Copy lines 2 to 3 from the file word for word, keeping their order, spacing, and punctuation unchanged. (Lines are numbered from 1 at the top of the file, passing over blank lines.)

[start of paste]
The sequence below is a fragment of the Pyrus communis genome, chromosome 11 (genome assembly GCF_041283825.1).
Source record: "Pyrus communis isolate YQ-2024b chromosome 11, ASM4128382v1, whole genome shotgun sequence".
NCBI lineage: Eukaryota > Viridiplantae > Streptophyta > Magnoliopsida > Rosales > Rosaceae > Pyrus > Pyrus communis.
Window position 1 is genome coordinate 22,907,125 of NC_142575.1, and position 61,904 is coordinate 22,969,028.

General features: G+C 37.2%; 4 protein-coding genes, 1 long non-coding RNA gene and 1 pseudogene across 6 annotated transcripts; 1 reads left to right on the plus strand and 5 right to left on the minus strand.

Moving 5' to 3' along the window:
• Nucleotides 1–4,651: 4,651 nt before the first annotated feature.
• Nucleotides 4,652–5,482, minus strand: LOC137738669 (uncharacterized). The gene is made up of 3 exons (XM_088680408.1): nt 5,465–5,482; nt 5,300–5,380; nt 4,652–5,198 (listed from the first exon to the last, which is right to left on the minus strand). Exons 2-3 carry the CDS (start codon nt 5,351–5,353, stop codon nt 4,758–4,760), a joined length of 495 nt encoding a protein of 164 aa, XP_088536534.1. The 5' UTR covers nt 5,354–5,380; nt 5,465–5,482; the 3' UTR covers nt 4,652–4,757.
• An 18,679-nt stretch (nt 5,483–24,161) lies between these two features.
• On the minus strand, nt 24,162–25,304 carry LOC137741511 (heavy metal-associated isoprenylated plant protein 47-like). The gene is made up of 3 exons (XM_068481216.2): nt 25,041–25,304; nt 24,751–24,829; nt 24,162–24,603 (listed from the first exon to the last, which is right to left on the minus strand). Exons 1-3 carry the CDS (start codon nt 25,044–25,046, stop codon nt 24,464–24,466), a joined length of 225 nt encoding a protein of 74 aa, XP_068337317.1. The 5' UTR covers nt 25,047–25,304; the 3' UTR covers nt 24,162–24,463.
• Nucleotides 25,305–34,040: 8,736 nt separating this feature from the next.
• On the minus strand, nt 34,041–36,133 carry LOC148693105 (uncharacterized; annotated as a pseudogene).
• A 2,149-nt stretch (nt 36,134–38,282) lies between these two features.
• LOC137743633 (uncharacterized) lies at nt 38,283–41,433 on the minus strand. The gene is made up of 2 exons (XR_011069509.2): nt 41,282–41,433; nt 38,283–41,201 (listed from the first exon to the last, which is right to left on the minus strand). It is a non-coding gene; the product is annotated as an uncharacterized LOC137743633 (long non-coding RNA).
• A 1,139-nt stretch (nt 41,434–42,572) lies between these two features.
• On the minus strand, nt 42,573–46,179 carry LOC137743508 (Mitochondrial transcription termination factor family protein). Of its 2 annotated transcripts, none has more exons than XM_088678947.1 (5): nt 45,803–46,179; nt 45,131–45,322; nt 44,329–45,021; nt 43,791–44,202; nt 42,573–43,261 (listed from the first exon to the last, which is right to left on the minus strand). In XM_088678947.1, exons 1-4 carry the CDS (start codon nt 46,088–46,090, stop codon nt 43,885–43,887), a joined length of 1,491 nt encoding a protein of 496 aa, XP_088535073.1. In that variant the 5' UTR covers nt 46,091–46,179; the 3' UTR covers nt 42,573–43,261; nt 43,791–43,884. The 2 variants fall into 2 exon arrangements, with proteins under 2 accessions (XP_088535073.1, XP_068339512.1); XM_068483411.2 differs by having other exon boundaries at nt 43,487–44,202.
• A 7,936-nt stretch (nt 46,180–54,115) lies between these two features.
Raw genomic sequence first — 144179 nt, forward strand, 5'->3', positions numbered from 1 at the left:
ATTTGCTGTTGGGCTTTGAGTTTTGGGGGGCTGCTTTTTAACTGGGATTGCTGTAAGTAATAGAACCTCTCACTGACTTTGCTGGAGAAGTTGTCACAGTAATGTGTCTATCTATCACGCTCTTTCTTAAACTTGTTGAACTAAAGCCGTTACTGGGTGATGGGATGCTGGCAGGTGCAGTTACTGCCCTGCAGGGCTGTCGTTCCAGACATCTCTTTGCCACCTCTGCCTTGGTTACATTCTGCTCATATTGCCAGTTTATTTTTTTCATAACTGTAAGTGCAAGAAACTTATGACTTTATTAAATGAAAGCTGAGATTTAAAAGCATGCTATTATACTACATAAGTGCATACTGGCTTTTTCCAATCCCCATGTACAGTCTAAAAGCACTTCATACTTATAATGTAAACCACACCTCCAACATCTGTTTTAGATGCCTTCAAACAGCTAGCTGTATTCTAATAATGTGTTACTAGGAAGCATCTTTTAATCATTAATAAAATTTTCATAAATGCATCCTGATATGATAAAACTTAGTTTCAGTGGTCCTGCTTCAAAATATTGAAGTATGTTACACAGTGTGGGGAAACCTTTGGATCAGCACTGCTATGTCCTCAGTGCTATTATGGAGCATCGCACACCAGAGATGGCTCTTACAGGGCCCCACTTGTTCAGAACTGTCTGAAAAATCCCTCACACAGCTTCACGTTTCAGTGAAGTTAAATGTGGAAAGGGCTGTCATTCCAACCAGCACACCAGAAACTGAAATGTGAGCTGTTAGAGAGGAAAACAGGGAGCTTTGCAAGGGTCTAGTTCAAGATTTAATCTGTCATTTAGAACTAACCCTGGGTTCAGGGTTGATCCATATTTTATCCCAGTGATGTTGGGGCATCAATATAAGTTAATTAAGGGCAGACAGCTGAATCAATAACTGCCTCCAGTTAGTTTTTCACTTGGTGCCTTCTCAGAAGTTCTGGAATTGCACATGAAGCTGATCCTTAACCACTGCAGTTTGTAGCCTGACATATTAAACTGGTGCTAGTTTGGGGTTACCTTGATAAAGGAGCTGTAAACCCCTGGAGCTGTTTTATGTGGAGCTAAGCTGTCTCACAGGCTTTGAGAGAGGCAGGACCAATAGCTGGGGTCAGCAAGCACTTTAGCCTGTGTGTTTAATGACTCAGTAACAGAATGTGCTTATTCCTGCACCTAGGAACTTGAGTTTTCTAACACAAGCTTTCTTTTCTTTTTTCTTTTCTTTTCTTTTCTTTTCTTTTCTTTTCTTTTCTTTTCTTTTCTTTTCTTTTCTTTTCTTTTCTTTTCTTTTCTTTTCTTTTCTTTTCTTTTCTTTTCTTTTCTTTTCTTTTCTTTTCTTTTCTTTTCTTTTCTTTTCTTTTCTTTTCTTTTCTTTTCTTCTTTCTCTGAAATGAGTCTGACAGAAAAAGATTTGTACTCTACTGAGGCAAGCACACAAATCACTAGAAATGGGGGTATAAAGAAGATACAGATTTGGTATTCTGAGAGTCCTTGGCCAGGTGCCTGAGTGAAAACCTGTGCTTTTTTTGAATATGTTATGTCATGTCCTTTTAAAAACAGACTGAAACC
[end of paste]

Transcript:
Source record: "Pyrus communis isolate YQ-2024b chromosome 11, ASM4128382v1, whole genome shotgun sequence".
NCBI lineage: Eukaryota > Viridiplantae > Streptophyta > Magnoliopsida > Rosales > Rosaceae > Pyrus > Pyrus communis.